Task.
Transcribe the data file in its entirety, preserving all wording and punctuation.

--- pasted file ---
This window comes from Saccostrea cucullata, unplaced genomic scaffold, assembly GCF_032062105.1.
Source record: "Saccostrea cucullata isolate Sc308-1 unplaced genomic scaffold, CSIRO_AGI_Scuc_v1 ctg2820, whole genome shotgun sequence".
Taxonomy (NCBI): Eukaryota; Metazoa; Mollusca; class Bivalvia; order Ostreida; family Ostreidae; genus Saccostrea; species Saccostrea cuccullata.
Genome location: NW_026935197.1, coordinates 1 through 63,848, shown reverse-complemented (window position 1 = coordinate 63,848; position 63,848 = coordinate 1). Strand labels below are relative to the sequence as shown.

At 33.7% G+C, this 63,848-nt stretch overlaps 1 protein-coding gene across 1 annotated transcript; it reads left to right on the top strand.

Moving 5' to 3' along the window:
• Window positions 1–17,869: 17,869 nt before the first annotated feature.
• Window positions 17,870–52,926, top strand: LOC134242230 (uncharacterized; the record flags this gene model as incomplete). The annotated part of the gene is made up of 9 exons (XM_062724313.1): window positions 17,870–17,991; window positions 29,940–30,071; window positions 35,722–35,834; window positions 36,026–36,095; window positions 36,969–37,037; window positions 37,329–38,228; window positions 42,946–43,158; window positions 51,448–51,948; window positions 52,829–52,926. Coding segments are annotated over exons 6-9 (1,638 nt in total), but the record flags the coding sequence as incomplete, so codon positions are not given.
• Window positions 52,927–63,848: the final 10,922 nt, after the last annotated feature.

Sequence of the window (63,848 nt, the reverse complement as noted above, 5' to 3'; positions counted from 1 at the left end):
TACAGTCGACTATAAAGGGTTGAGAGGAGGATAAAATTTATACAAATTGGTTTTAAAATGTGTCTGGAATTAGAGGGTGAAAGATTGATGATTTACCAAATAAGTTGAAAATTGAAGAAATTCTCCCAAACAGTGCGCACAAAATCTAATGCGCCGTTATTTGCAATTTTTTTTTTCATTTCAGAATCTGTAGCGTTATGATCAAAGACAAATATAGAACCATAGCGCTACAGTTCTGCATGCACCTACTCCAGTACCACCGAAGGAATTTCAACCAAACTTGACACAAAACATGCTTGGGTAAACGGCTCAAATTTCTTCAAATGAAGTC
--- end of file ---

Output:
This window comes from Saccostrea cucullata, unplaced genomic scaffold, assembly GCF_032062105.1.
Source record: "Saccostrea cucullata isolate Sc308-1 unplaced genomic scaffold, CSIRO_AGI_Scuc_v1 ctg2820, whole genome shotgun sequence".
Taxonomy (NCBI): Eukaryota; Metazoa; Mollusca; class Bivalvia; order Ostreida; family Ostreidae; genus Saccostrea; species Saccostrea cuccullata.
Genome location: NW_026935197.1, coordinates 1 through 63,848, shown reverse-complemented (window position 1 = coordinate 63,848; position 63,848 = coordinate 1). Strand labels below are relative to the sequence as shown.

At 33.7% G+C, this 63,848-nt stretch overlaps 1 protein-coding gene across 1 annotated transcript; it reads left to right on the top strand.

Moving 5' to 3' along the window:
• Window positions 1–17,869: 17,869 nt before the first annotated feature.
• Window positions 17,870–52,926, top strand: LOC134242230 (uncharacterized; the record flags this gene model as incomplete). The annotated part of the gene is made up of 9 exons (XM_062724313.1): window positions 17,870–17,991; window positions 29,940–30,071; window positions 35,722–35,834; window positions 36,026–36,095; window positions 36,969–37,037; window positions 37,329–38,228; window positions 42,946–43,158; window positions 51,448–51,948; window positions 52,829–52,926. Coding segments are annotated over exons 6-9 (1,638 nt in total), but the record flags the coding sequence as incomplete, so codon positions are not given.
• Window positions 52,927–63,848: the final 10,922 nt, after the last annotated feature.

Sequence of the window (63,848 nt, the reverse complement as noted above, 5' to 3'; positions counted from 1 at the left end):
TACAGTCGACTATAAAGGGTTGAGAGGAGGATAAAATTTATACAAATTGGTTTTAAAATGTGTCTGGAATTAGAGGGTGAAAGATTGATGATTTACCAAATAAGTTGAAAATTGAAGAAATTCTCCCAAACAGTGCGCACAAAATCTAATGCGCCGTTATTTGCAATTTTTTTTTTCATTTCAGAATCTGTAGCGTTATGATCAAAGACAAATATAGAACCATAGCGCTACAGTTCTGCATGCACCTACTCCAGTACCACCGAAGGAATTTCAACCAAACTTGACACAAAACATGCTTGGGTAAACGGCTCAAATTTCTTCAAATGAAGTC